SPANZ Day 2: Keynote address - Dr Damon Salesa: Sailing after the storm. Education in the wake of COVID-19.

 

Toeolesulusulu Damon Ieremia Salesa is the first Pacific vice chancellor
at a New Zealand university, at Auckland University of Technology.


What New Zealand needs to have learned from COVID-19. 

What we need to be better at. 

An unequal storm

  • COVID amplified inequalities in housing, income and wealth
  • Had a particular effect on Auckland families on Māori and Pasifika
  • The impact will endure after COVID is normalised, particularly in education
  • Education as a nexus of the challenge: a place where exisiting inequalities can be concretised or addressed
  • But education was already one of the most unequal and racialised dimensions of NZ life
  • We already had a schooling system that furthers the disadvantaged poor and brown students
Inclusivity and Universities
  • NZ universities have been places were privilege has been credentialised and further advantaged
  • A large proportion of quality, lifelong and well paid jobs are accessed through a university education
  • Universities are built on a traditional view id excellence and quality that is exclusive: where equity has come after not built in
  • There is unequal and uneven preparation and access - Māori, Pasifika and those from low socio-economic background disproportionately affected.
  • University curriculum, pedagogy and assessment functions separately from schools - even at odds in some ways
  • Some COVID efforts (including LSC) exacerbated the gap betweens schools and universities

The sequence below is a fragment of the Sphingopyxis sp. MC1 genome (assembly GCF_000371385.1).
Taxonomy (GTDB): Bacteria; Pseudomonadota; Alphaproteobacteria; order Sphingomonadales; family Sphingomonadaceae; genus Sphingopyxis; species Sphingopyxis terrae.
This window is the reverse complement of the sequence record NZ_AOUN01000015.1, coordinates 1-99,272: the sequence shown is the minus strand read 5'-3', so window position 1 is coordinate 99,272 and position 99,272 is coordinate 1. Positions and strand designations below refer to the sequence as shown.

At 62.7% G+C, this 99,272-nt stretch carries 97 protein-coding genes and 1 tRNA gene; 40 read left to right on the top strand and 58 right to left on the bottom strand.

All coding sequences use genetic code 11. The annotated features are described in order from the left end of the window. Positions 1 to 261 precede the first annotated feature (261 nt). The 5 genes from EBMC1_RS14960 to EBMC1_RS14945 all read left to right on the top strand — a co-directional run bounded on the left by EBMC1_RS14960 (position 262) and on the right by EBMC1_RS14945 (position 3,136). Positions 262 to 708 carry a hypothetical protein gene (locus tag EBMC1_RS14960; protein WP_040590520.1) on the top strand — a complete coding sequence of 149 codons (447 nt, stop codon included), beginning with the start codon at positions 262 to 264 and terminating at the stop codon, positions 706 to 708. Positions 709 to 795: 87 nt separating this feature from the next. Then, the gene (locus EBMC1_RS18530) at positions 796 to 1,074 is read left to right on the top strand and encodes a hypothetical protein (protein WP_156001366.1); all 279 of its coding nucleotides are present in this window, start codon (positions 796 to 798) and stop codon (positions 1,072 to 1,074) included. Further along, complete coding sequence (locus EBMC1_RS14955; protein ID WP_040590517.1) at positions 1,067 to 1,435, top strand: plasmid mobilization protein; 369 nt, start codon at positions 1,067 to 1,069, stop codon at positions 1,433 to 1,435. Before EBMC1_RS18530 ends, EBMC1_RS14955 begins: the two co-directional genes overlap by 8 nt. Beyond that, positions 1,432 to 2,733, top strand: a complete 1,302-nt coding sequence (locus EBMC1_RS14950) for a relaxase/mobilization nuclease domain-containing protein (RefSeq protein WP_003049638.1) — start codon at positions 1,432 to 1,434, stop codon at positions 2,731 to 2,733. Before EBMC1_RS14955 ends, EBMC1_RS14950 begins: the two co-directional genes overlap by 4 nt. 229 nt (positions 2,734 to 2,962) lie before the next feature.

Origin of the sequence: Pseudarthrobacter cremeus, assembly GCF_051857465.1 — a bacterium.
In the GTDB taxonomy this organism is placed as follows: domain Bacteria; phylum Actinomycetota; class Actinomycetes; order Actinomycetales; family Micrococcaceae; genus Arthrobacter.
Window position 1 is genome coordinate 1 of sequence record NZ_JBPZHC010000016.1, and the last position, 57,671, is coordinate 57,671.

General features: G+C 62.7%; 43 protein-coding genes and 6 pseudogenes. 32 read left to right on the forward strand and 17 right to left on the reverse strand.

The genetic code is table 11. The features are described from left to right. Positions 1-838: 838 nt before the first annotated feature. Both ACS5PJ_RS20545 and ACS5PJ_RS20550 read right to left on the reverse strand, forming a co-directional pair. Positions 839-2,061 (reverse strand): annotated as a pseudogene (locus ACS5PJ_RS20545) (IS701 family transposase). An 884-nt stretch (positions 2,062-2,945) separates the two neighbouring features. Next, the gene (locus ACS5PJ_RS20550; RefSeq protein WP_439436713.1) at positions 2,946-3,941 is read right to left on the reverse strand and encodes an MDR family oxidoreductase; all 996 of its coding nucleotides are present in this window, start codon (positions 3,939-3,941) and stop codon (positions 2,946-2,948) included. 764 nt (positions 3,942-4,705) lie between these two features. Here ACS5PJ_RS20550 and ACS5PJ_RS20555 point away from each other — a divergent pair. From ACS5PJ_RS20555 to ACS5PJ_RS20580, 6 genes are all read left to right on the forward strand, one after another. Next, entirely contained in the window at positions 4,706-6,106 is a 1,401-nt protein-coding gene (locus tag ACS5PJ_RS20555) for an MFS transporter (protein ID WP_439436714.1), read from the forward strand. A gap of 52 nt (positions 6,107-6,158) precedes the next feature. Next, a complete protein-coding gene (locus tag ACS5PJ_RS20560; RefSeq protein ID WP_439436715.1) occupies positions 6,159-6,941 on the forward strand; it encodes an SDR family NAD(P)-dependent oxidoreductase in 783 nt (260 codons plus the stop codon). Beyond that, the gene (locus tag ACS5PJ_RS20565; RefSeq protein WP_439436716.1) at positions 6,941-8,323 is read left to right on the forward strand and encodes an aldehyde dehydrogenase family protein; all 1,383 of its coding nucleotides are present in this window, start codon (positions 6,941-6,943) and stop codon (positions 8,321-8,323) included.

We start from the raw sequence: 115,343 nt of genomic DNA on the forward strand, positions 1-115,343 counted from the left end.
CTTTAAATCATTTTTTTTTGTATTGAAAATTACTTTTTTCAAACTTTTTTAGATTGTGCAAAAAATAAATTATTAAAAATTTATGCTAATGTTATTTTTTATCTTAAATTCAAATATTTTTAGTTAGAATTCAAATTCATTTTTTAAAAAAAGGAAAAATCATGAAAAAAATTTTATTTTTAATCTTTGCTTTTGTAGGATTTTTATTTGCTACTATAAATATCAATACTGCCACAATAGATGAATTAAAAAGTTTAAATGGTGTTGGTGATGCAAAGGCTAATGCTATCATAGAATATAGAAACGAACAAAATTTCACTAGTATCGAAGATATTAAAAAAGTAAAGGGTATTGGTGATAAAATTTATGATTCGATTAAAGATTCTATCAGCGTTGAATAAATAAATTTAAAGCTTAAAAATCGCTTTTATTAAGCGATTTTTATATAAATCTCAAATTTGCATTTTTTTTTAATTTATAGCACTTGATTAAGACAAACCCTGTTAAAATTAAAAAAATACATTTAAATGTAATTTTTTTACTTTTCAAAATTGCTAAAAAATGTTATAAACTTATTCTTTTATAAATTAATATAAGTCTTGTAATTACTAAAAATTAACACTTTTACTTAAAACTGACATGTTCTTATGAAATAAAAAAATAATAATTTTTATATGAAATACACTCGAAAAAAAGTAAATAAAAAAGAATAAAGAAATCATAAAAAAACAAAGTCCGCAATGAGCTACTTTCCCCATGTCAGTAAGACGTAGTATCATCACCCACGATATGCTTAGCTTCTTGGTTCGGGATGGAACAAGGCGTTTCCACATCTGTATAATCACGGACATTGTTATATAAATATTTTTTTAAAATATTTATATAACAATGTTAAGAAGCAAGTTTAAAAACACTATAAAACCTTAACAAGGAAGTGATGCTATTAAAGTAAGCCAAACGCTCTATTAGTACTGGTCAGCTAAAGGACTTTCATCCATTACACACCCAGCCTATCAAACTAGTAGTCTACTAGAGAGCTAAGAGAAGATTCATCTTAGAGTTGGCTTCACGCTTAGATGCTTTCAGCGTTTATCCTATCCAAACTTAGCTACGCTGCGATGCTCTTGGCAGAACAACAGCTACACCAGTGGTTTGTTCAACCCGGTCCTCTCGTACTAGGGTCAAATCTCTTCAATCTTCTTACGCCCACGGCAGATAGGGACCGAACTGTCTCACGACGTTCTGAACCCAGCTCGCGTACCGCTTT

AUT's COVID Navigation
  • COVID amplified the inequalities
  • AUT history of working with student educational experience was most precarious
  • We reprioritised
  • We partnered
  • University as Year 14
  • Equipped students digitally
  • We used data evidence and evaluation
  • We led with culturally responsive relationships
  • We and our students felt the burden and suffered. We have further to go, and some of the hardest yards to come. 
  • Student success plan: Ki uta ki tai

Time 4 Greatness
  • Let's get on the same page so we can cross the same stage. 
  • 2020 - 251 Year 13 students visited the campus. 
  • Partnered with LearnCoach 1059 got premium accounts and and a Discord channel.
  • Weekly timetable - academic drop in sessions, academic workshops, interest groups, engagement.
  • UP - Uniprep programme working in whānau groups. 296 attended an academic literacy course over Summer. 97.6% pass rate.
  • An effective but an expensive way to deliver education.
Ki Uta Ki Tai
  • Recognise the way we are the problem: where we have made it difficult, unequal, have introduced barriers and challenges to a successful and empowering education.
  • Delivering culturally capable teaching: tikanga, reo, aganu'u Samoa...; but also creating a place to belong, be connected, be empowered: 
  • Prioritise equity measures of quality and success: almost all our students, can reach their academic potential under the right conditions, and the absence of success is evidence that conditions are not right.





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